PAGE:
Razer Blade (2018) review: Looking sharper than ever before
A machined aluminum beauty
Razer is back with a new Blade laptop, and it’s the company’s best looking machine yet. The 2018 Razer Blade is milled from a single block of aluminum, and the result is a sleek, dusky beauty that you can use for both work and play.
It’s subtle and understated in a way that few gaming laptops are, and save for the illuminated triple-headed snake logo on the lid and the RGB backlit (both of which can be turned off), this could easily be mistaken for a business notebook. The new Razer Blade also represents a new design direction for Razer, with small refinements that make the laptop feel like a truly new machine compared to its predecessors.
The hottest trend in the gaming notebook space right now is probably the push toward ultra-slim bezels (such as MSI's and Gigabyte's attempt among others), which the 2018 Blade embraces that with gusto. One of my main complaints with Razer’s Blade laptops, including the Blade Stealth ultrabook, has been their thick bezels, so this year’s design refresh could not have been more welcome.
The other major change in the Blade’s design language comes in the form of a more angular and blocky look that is reminiscent of the Razer Phone. When set beside the older 14-inch Razer Blade and its rounded corners, there’s no doubt that the sharper edges on the new Blade give it a more modern feel.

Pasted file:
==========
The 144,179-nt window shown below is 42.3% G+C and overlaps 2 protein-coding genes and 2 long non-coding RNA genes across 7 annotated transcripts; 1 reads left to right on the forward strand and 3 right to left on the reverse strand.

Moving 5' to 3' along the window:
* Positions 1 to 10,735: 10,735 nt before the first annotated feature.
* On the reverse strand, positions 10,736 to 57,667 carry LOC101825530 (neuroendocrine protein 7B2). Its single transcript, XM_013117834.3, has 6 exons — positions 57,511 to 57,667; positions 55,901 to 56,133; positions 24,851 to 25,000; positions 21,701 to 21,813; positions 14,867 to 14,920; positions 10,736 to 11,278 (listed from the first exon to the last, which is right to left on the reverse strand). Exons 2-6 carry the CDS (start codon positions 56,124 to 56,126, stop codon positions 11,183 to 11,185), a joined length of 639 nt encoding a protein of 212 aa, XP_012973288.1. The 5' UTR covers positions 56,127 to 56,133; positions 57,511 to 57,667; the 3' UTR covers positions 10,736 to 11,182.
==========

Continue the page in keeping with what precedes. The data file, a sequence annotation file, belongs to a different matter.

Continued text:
However, Razer says that this sharper (literally) look is also a result of the exigencies of a more compact design. This is because the more squared-off corners allow Razer to push components further to the edge of the chassis, making additional room for things like a larger battery and a more spacious component layout.
The efficient use of space is important because Razer has put a heavy emphasis reducing the space footprint of the new Blade, so this is one of those 15.6-inch laptops that are closer in size to their 14-inch counterparts.
Here’s an overview of the Blade’s specifications:
- 15.6-inch 1,920 x 1,080-pixel 144Hz IPS display
- Intel Core i7-8750H (2.2GHz, 9MB L3 cache)
- 16GB dual-channel DDR4-2667 RAM
- NVIDIA GeForce GTX 1070 Max-Q
- 512GB PCIe M.2 SSD
- 355 x 235 x 17.3mm
This is the top configuration you can get locally, and it’ll cost you a hefty S$3,899.
Is it worth its price? Read on as we take a closer look at what Razer is offering in the following pages.